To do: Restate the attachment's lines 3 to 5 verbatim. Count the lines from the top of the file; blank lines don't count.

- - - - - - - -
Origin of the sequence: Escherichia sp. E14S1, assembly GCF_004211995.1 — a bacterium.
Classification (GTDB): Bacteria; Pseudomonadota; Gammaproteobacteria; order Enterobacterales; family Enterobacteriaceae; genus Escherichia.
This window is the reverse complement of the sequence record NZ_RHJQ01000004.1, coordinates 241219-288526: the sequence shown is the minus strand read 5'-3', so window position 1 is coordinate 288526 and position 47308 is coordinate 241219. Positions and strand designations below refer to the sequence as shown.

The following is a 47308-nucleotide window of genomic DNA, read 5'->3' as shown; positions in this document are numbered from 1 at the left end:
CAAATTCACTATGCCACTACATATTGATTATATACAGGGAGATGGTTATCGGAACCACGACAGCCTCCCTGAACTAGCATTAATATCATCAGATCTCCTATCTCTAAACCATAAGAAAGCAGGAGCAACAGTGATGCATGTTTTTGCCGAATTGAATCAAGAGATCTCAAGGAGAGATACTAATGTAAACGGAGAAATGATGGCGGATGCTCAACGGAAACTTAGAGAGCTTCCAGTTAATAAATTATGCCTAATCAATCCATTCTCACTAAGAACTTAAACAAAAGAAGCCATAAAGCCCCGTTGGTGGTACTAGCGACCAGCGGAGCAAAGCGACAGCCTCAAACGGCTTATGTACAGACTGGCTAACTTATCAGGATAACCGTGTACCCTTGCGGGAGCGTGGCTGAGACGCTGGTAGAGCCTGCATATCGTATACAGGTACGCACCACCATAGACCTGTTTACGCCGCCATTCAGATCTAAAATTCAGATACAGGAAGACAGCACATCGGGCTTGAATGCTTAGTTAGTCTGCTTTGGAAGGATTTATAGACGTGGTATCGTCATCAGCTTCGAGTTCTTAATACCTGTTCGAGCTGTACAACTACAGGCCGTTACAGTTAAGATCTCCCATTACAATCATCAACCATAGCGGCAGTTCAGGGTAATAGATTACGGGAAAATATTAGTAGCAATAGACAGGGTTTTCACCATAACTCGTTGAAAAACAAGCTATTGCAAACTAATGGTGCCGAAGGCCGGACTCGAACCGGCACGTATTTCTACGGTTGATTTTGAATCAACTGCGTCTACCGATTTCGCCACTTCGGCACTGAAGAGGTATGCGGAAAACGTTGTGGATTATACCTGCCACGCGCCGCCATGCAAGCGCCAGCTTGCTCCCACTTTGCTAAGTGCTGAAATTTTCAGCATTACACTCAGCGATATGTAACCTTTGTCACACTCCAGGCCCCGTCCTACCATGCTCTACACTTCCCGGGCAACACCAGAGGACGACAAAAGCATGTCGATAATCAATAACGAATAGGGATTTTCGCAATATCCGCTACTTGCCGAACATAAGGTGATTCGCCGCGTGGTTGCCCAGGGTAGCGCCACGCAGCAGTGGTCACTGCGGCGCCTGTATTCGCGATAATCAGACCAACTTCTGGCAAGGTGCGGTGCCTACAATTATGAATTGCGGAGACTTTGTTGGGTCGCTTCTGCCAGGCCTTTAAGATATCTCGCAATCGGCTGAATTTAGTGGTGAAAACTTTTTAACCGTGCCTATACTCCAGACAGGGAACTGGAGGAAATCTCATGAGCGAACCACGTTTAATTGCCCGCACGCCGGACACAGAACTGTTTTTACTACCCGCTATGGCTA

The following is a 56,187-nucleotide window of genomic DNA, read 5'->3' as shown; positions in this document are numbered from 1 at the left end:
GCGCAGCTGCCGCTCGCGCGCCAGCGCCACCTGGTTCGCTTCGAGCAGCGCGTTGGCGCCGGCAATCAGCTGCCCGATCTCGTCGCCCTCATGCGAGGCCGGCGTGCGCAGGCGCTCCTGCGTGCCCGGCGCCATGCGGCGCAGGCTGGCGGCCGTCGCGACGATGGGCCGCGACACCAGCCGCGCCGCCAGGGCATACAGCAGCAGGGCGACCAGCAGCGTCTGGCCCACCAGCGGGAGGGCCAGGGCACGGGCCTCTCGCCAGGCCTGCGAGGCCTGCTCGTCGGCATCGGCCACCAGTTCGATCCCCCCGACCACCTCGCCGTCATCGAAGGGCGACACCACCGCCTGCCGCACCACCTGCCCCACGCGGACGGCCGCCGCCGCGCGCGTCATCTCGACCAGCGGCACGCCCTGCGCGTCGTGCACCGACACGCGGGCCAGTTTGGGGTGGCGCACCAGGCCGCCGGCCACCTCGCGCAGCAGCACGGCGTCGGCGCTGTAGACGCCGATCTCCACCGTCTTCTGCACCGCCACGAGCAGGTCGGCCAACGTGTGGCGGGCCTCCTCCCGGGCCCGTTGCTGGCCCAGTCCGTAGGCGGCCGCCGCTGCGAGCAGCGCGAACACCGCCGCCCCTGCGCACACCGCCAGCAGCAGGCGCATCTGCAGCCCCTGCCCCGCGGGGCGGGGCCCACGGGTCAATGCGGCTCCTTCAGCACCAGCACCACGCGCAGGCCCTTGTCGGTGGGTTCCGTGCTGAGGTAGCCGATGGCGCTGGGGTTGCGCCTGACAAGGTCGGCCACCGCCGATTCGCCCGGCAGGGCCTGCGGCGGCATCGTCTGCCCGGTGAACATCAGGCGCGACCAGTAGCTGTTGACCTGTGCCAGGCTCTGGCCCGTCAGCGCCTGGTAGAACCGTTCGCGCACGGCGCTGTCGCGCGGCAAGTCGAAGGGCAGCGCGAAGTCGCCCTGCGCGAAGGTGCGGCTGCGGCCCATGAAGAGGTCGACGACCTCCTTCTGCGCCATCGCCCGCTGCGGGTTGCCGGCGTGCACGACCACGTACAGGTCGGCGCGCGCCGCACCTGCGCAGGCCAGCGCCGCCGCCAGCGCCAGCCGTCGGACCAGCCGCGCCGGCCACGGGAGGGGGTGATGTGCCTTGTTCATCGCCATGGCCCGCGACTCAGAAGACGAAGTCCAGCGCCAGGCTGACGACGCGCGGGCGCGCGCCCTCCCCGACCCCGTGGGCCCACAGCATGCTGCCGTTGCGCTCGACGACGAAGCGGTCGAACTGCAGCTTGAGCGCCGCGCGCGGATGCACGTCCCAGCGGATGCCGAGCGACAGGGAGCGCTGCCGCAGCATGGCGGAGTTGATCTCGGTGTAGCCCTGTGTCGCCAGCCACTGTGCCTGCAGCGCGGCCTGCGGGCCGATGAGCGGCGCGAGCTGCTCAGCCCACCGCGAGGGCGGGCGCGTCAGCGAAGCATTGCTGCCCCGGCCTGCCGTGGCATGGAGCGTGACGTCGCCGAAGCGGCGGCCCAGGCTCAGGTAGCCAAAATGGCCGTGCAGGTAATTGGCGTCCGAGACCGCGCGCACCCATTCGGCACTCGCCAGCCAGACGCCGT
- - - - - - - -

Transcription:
This window is the reverse complement of the sequence record NZ_RHJQ01000004.1, coordinates 241219-288526: the sequence shown is the minus strand read 5'-3', so window position 1 is coordinate 288526 and position 47308 is coordinate 241219. Positions and strand designations below refer to the sequence as shown.

The following is a 47308-nucleotide window of genomic DNA, read 5'->3' as shown; positions in this document are numbered from 1 at the left end:
CAAATTCACTATGCCACTACATATTGATTATATACAGGGAGATGGTTATCGGAACCACGACAGCCTCCCTGAACTAGCATTAATATCATCAGATCTCCTATCTCTAAACCATAAGAAAGCAGGAGCAACAGTGATGCATGTTTTTGCCGAATTGAATCAAGAGATCTCAAGGAGAGATACTAATGTAAACGGAGAAATGATGGCGGATGCTCAACGGAAACTTAGAGAGCTTCCAGTTAATAAATTATGCCTAATCAATCCATTCTCACTAAGAACTTAAACAAAAGAAGCCATAAAGCCCCGTTGGTGGTACTAGCGACCAGCGGAGCAAAGCGACAGCCTCAAACGGCTTATGTACAGACTGGCTAACTTATCAGGATAACCGTGTACCCTTGCGGGAGCGTGGCTGAGACGCTGGTAGAGCCTGCATATCGTATACAGGTACGCACCACCATAGACCTGTTTACGCCGCCATTCAGATCTAAAATTCAGATACAGGAAGACAGCACATCGGGCTTGAATGCTTAGTTAGTCTGCTTTGGAAGGATTTATAGACGTGGTATCGTCATCAGCTTCGAGTTCTTAATACCTGTTCGAGCTGTACAACTACAGGCCGTTACAGTTAAGATCTCCCATTACAATCATCAACCATAGCGGCAGTTCAGGGTAATAGATTACGGGAAAATATTAGTAGCAATAGACAGGGTTTTCACCATAACTCGTTGAAAAACAAGCTATTGCAAACTAATGGTGCCGAAGGCCGGACTCGAACCGGCACGTATTTCTACGGTTGATTTTGAATCAACTGCGTCTACCGATTTCGCCACTTCGGCACTGAAGAGGTATGCGGAAAACGTTGTGGATTATACCTGCCACGCGCCGCCATGCAAGCGCCAGCTTGCTCCCACTTTGCTAAGTGCTGAAATTTTCAGCATTACACTCAGCGATATGTAACCTTTGTCACACTCCAGGCCCCGTCCTACCATGCTCTACACTTCCCGGGCAACACCAGAGGACGACAAAAGCATGTCGATAATCAATAACGAATAGGGATTTTCGCAATATCCGCTACTTGCCGAACATAAGGTGATTCGCCGCGTGGTTGCCCAGGGTAGCGCCACGCAGCAGTGGTCACTGCGGCGCCTGTATTCGCGATAATCAGACCAACTTCTGGCAAGGTGCGGTGCCTACAATTATGAATTGCGGAGACTTTGTTGGGTCGCTTCTGCCAGGCCTTTAAGATATCTCGCAATCGGCTGAATTTAGTGGTGAAAACTTTTTAACCGTGCCTATACTCCAGACAGGGAACTGGAGGAAATCTCATGAGCGAACCACGTTTAATTGCCCGCACGCCGGACACAGAACTGTTTTTACTACCCGCTATGGCTA